“A stunning talent.”—Jonathan Eig, New York Times bestselling author of Get Capone
In 1945, Velva Jean Hart is a bona fide war heroine. After a newsreel films her triumphant return to America, Metro-Goldwyn-Mayer promises to make her a star. They give her a new life story and a brand new name. As “Kit Rogers,” she navigates the movie sets, recording sessions, parties, staged romances, and occasional backstabbing that accompany her newfound fame. She also navigates real-life romance, finding herself caught between a charismatic young writer and a sexy and enigmatic musician from her past.
But when one of her best friends dies mysteriously and the most powerful studio in the world launches a cover-up, Velva Jean goes in search of the truth—risking her own life, as well as her heart, in the process.
Set during Hollywood’s Golden Age and peopled with a cast of unforgettable characters, American Blonde will mesmerize readers of The Chaperone as well as fans of the Velva Jean series.
|Publisher:||Penguin Publishing Group|
|Product dimensions:||5.20(w) x 7.90(h) x 0.90(d)|
|Age Range:||18 Years|
About the Author
Read an Excerpt
***This excerpt is from an advance uncorrected proof***
Ever since I was a little girl, growing up in my brother’s shadow, it was important that I see things first. But this time I’d decided to let him win. He needed to win because the war had changed him. Every day I looked at his face, searching for some trace of the boy I knew—my brother, my best friend, champion gold panner, rider of the rails, paratrooper—and sometimes he was there and sometimes he wasn’t. Today he was somewhere in between, here one moment and then gone again, like the sun on a cloudy day.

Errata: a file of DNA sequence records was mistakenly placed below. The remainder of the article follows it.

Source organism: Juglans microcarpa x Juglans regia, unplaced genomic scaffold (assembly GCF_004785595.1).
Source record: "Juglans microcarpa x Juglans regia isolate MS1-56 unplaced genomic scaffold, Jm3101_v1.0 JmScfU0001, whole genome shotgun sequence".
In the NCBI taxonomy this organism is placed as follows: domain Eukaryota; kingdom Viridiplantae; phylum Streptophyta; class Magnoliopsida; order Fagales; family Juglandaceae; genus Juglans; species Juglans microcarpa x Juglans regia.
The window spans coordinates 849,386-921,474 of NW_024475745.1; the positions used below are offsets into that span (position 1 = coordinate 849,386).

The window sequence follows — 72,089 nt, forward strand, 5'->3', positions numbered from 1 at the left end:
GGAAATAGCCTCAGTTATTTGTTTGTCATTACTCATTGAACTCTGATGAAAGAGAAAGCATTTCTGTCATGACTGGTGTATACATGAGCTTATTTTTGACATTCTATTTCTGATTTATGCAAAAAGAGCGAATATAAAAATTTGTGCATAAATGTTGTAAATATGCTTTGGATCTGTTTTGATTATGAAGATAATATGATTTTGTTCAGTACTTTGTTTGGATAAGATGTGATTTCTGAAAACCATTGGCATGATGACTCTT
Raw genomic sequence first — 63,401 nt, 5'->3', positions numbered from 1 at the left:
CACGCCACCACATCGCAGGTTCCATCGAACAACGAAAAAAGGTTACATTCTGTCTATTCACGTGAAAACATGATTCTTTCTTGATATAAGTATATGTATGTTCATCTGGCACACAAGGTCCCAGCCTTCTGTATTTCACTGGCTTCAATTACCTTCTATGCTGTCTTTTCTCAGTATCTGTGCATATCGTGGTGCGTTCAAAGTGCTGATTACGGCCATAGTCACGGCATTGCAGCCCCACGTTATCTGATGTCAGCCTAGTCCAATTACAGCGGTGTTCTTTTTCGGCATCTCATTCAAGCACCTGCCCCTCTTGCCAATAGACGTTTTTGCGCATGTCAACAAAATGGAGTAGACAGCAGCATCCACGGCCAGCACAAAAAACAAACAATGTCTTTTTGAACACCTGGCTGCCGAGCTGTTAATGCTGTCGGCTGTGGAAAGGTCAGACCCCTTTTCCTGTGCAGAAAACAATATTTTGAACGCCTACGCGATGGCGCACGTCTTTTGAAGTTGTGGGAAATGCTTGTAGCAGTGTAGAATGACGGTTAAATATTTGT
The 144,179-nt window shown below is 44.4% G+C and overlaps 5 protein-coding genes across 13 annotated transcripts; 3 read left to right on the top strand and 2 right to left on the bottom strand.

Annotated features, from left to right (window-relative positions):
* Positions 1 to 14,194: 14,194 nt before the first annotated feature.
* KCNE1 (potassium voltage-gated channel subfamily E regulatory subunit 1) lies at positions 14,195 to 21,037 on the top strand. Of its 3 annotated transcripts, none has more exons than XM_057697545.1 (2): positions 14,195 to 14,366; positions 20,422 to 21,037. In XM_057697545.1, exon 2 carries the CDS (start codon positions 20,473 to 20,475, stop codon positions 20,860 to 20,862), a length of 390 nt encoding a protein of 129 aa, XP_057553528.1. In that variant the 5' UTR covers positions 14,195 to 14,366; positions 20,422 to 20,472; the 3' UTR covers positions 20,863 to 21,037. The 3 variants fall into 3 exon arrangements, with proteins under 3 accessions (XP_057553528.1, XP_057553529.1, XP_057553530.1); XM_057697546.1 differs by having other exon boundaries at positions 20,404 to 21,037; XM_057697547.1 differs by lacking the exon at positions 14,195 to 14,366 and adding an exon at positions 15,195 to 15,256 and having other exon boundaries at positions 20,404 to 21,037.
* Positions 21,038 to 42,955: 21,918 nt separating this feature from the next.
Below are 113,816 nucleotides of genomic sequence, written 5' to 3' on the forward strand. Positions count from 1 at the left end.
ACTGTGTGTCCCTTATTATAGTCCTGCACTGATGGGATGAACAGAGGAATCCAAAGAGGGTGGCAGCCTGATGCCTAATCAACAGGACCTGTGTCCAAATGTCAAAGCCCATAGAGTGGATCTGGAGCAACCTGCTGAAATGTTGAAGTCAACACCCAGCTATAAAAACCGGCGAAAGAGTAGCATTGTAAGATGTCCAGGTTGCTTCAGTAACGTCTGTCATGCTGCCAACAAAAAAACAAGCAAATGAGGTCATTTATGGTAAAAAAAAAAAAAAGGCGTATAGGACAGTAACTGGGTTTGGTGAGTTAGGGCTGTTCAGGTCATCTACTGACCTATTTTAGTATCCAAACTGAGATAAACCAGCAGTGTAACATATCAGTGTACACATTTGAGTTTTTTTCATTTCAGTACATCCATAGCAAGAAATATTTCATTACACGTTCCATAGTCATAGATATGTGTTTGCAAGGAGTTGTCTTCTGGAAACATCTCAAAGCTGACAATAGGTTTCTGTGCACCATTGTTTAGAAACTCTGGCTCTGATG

Thanks to a German bullet, Johnny Clay would always limp, but he didn’t mind this because all the best cowboys limped. The thing that troubled him more was the middle finger of his left hand and the fact that—also thanks to a German bullet—it was missing from the knuckle up. My brother was vain, and limping was one thing, but missing a finger was another. He was a gold panner and a guitar player. These were the things he could do best, once upon a time when he was whole, even though he’d done other things—roped cattle, flown and jumped out of planes. Now, if you asked him what he was going to do with himself, he’d tell you he guessed he might do anything he set his mind to. But he’d say it in a far-off way, as if he didn’t really mean it or care much at all.
The fog was so heavy that I could barely see the water, but as the ship went churning through, the spray hit my face. Before the war, the Gray Ghost had been the Queen Mary, the grandest ship on the ocean, but since 1942 she’d been used to transport troops across the world. Soldiers crowded to my left, to the back of me, to the right of Johnny Clay. I stood, my arm against my brother’s, staring out into nothing and thinking over everything I’d seen and done since the last time I’d been home to North Carolina, early in 1943. If you asked me what I planned to do now that I was going home again, I would tell you that for the first time in my life I didn’t know.